In March 2008 a human skull was found in a forest by some children in Ulestraten (Holland). The children also found live ammunition that was later removed by the EOD. According to Internet sources the forensic institute confirmed that the skull dated form the Second World War period and most likely belonged to a German soldier.

The skull was in a plastic bag along with grenades. The local police suspected that the remains were excavated by a collector probably feared of getting caught.
Stichting Missing In Action (MIA) has the same presumption. Actually, we believe that the finder has "re-buried" the remains near the initial recovery site.
This suspicion derives from the fact that the re-burial took place near a WWII German artillery position (probably Heeresgruppe B, 6. Armee).

First of all; Stichting Missing In Action (MIA) disapproves the re-burial of the human remains substantially. It would have been better to report during the discovery. The excavation by a non-professional person may have caused the loss of important clues. The fieldgrave will be irreparably damaged and we suspect that there may have been attributes stolen like the erkennungsmarke (dogtag), personal belongings and personal standard equipment.
Even more serious is the fact that the finder also left live ammunition (3 hand grenades according to most sources). Fortunately, nothing happened, but this could have been different. A hand grenade, even after 65 years, is still very dangerous.
We recommend that the original finder or other persons who have information, to come forward and inform your local police.

This discovery gained our interest. Stichting Missing In Action (MIA) would like to perform an more thorough investigation to this piece of forest. A number of steps must follow before we can even make a try.

Sunday, September 28, 2008
An e-mail is sent to the general e-mail address of the Region Limburg-South Police. In this e-mail the following questions were asked to the police corps;
> Is metal detection research carried out on and in the direct vicinity of the site just after the discovery?
> Is it allowed for Stichting Missing In Action (MIA) to, in cooperation with the police, perform a "verify search" on site?

Monday, September 29, 2008An acknowledgment of the Region Limburg-South police with information that our request has been forwarded to Region Heuvelland.

Tuesday, December 16, 2008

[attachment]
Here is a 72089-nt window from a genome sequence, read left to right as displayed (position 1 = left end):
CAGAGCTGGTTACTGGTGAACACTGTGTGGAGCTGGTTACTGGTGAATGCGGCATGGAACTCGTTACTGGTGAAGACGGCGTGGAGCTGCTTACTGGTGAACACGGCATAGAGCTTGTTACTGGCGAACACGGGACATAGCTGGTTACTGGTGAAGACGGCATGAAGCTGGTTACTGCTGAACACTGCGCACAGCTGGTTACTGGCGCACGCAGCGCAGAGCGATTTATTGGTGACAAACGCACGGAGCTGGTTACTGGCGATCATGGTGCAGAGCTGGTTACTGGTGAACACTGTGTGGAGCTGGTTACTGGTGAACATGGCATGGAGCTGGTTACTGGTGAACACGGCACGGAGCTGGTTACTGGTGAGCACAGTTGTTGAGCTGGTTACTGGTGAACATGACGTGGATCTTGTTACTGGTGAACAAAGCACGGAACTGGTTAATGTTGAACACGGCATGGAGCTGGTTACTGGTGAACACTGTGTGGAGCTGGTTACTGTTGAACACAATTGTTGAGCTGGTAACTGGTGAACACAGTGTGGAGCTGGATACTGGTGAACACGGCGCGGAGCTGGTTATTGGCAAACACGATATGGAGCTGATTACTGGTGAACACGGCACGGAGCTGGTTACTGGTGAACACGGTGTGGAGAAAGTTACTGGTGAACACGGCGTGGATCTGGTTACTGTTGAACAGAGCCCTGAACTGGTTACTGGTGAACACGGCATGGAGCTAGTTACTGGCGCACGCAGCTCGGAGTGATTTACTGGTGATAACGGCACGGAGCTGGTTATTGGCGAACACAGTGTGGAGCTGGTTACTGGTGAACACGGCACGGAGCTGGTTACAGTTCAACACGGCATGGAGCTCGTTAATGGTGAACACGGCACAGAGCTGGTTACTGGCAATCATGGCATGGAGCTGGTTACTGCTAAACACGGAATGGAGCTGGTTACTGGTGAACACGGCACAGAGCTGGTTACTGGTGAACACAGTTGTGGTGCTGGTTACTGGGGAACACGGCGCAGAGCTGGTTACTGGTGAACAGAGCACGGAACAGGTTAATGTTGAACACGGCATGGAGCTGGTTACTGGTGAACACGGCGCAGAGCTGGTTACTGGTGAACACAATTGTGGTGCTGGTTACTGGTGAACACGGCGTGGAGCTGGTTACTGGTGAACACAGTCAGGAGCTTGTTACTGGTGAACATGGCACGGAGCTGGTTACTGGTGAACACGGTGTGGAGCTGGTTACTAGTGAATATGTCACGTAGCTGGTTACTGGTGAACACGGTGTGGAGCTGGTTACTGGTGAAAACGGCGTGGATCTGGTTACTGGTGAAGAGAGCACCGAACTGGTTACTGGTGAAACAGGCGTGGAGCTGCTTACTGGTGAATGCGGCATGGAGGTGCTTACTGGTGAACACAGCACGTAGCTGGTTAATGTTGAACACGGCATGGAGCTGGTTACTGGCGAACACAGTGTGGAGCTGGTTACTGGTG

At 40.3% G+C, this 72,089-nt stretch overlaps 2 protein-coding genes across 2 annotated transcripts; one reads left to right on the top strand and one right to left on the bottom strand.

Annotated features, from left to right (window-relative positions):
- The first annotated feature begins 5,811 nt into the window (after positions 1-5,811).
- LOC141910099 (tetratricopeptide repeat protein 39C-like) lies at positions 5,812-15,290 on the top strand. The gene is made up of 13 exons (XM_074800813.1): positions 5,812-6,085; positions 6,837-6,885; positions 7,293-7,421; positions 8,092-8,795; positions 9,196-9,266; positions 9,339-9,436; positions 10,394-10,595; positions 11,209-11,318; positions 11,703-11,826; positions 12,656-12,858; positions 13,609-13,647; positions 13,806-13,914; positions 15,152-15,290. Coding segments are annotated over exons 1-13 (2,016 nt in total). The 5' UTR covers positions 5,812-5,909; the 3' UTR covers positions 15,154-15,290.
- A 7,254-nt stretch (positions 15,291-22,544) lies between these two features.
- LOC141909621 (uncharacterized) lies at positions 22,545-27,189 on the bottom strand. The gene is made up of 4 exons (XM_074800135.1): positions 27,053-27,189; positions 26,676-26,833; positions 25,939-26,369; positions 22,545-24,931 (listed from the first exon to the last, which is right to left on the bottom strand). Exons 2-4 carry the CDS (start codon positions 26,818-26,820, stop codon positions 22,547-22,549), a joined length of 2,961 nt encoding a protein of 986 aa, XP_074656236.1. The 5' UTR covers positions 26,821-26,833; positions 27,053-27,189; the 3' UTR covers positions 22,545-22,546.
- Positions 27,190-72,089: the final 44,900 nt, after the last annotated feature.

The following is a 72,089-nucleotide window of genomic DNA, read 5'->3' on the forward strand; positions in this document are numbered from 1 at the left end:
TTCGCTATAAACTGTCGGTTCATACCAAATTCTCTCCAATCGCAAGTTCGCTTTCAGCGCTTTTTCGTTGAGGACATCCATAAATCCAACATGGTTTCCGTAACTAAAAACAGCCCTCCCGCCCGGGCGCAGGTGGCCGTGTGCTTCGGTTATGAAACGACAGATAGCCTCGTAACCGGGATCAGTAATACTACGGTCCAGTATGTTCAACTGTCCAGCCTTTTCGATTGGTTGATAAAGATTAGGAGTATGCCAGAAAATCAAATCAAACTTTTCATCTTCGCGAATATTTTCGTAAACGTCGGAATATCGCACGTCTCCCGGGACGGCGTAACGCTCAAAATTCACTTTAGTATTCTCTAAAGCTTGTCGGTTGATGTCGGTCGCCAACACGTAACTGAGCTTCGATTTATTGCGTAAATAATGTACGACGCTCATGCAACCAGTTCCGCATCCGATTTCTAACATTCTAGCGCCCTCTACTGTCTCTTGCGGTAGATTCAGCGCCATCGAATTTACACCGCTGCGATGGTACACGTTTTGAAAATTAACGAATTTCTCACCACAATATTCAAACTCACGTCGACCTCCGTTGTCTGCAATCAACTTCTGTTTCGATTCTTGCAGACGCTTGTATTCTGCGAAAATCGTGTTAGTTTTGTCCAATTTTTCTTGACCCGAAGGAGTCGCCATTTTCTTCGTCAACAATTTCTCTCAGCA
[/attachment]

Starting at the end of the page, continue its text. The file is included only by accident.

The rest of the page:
Until this date, no response per telephone or e-mail with any answers to our questions. It's now almost three months later and perhaps our request ended at the bottom of the "more urgent requests" pile. We decide to again draw attention to our requests by responding to the earlier received acknowledgement e-mail.

Wednesday, December 17, 2008
07:15 - An acknowledgment from the Region Limburg-South police, with information that our request has been forwarded to Region Heuvelland again.
10:00 - The mobile phone rings. Private number appears in the display. It's a employee from Region Heuvelland Police with apologies for the fact that Stichting Missing In Action (MIA) wasn't contacted after the first request. The gentleman is able to tell that the hand grenades are certainly from WWII, but the skull is definitely not! According to his information, the skull is from the War Against Spain (80-year War (1568-1648)). The War Against Spain is not our goal. With this message, Stichting Missing In Action (MIA) will no longer put effort in further investigating this skull.
16:00 - Again, the cell phone says private number on the display. Again it's a employee from Region Heuvelland police, with the apologies that Stichting Missing In Action (MIA) wasn't contacted after the first request. According to this man; the grenades found, are from WWII, but the skull is certainly not!. The skull was reconstructed by a hobbyist and was definitely not much older than 40 years. That must have been around 1970. A quick calculation provides a difference of at least 322 years with the four hours earlier told story about the Spain War! Again, we indicate that the 70's are not our goal.

A number of questions begin to arise;
Who discards a 320-year-old skull together with WWI grenades in a plastic bag in a forest?
Why do internet publications report stories about a German WWII skull?
Who reconstructs a 40 years old skull?
Why is there at least 322 years difference between two stories of people who are working in the same department?
In short: Our research is still in full swing ...

Friday, January 30, 2009
Due to the fact that Region Heuvelland Police could give no clear answer about the exact era the skull was from, we decide to contact the Dutch Forensic Institute. Of course we hope for a positive response from the NFI. After research on their Internet site, we can't find any information about the skull from Ulestraten.
In the e-mail, we ask whether the NFI can give answers about the time period of the skull. We also mention that there was already contact with the local police, and indicate that their answer was not entirely satisfactory. Also we provide some details of what our foundation does.

Tuesday, February 17, 2009
An e-mail from the Dutch Forensic Institute with the message that they do not provide any information on investigations. They advise us to contact the police or the Ministry.
This is what Stichting Missing In Action (MIA) was afraid of. We understand that information regarding research content will not be shared. But; if you don't try, you've got a "no" for sure....